US crude prices rose slightly overnight, bolstered by progress on the US economic stimulus package, but government data shows the coronavirus pandemic started to hurt US fuel demand last week.
Demand for oil products, especially jet fuel, is falling dramatically as governments globally announce nationwide lockdowns to slow the spread of coronavirus.
Fuel demand is expected to fall sharply worldwide in the second quarter with aviation largely at a halt and road travel severely curtailed.
Most recently, India, the world’s second most populous country and the third-largest oil consumer, entered a 21-day lockdown.
US weekly gasoline product supplied – a proxy for demand – dropped 859,000 barrels per day to 8.8 million bpd last week, the biggest one-week decline since September 2019, according to the US Energy Information Administration.
Overall fuel demand fell by nearly 2.1 million bpd for the week.
West Texas Intermediate crude futures rose 55 US cents, or 2.3 per cent, to $US24.56 a barrel, a 2.3 per cent gain. Brent crude rose 40 US cents to $US27.55 a barrel, a 1.5 per cent gain.
US senators and Trump administration officials have reached an agreement on a $US2 trillion stimulus bill, helping to boost markets.
Although oil futures received a “sentiment-led boost this morning, the challenge for the physical oil market is a looming and growing oversupply which will cause a ‘nowhere to hide’ situation very soon”, said Bjornar Tonhaugen, head of oil markets at Rystad Energy.
The chief executive of the world’s biggest oil trader, Vitol Group, estimates a demand loss of 15 million to 20 million barrels per day over the next few weeks.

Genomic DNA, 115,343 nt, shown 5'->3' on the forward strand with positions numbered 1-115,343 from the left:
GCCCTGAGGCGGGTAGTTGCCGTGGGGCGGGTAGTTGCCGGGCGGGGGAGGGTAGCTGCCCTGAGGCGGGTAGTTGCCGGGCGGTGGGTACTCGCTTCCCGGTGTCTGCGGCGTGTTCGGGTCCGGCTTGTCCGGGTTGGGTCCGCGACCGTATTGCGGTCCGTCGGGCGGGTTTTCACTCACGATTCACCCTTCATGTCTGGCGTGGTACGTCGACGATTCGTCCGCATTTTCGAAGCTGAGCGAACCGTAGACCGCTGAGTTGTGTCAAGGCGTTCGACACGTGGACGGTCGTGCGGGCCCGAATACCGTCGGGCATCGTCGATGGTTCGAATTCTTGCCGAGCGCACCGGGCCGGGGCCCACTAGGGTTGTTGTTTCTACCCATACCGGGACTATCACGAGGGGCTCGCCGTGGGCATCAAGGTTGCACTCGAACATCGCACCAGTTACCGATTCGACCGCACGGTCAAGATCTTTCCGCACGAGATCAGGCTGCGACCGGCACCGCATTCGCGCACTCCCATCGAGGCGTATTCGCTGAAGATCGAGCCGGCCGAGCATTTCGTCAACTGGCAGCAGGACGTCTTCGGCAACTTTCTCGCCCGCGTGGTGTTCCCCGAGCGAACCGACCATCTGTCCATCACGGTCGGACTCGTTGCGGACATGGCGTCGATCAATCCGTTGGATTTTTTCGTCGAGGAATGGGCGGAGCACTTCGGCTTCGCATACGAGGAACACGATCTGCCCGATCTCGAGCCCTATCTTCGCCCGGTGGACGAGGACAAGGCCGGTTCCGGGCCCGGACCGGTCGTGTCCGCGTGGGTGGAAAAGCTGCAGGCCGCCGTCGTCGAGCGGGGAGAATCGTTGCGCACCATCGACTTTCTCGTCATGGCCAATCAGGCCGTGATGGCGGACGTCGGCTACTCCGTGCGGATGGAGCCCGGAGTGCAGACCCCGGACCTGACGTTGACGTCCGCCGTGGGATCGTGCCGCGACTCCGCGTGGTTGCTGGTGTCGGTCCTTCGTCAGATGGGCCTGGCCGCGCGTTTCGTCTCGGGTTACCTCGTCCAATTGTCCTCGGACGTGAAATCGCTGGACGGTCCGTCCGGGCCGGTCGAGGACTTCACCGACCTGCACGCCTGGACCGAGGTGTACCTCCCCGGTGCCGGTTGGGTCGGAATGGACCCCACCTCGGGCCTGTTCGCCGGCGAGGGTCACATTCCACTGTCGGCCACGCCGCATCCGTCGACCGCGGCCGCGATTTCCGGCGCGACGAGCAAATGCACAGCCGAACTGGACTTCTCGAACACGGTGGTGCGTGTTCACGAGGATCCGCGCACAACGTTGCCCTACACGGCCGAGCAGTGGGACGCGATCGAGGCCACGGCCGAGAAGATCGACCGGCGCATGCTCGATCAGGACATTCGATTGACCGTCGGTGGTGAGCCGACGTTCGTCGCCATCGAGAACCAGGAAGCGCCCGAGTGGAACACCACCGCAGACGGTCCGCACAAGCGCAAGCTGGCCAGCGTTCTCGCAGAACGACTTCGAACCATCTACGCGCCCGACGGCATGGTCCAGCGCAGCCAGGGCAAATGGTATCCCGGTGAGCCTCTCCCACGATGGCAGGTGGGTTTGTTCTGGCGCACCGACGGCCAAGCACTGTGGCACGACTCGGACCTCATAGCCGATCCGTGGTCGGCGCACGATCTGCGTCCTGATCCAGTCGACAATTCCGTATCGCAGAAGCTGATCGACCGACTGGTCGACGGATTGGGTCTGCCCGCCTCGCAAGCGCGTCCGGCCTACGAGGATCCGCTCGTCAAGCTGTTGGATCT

The US energy sector is slashing capital spending and jobs, with capital expenditures at most shale companies expected to drop by at least 30 per cent.
The outlook has turned “extremely pessimistic” amid the coronavirus pandemic, a survey by the Dallas Federal Reserve Bank of oil and gas companies showed on Wednesday.
The Dallas Fed said its business activity index plunged from -4.2 in the fourth quarter to -50.9 in the first, the lowest reading in the survey’s four-year history.
Crude inventories rose by 1.6 million barrels in the most recent week, the EIA said.
Inventories, which have risen for nine straight weeks, are expected to keep growing as fuel demand declines and refineries pare back activity.
“We are entering into the single worst reset in energy prices in my lifetime,” said one respondent.
Oil prices have fallen by more than 45 per cent this month after OPEC+, comprising the Organisation of the Petroleum Exporting Countries and other producers, including Russia, failed to agree on extending output cuts.
“This reminds me of the aftermath of the 1998 price crash and what it did to our productive capacity for the next decade,” said John Kilduff, a partner at Again Capital Management in New York.
“These busts like this can be long lasting in the oil industry.”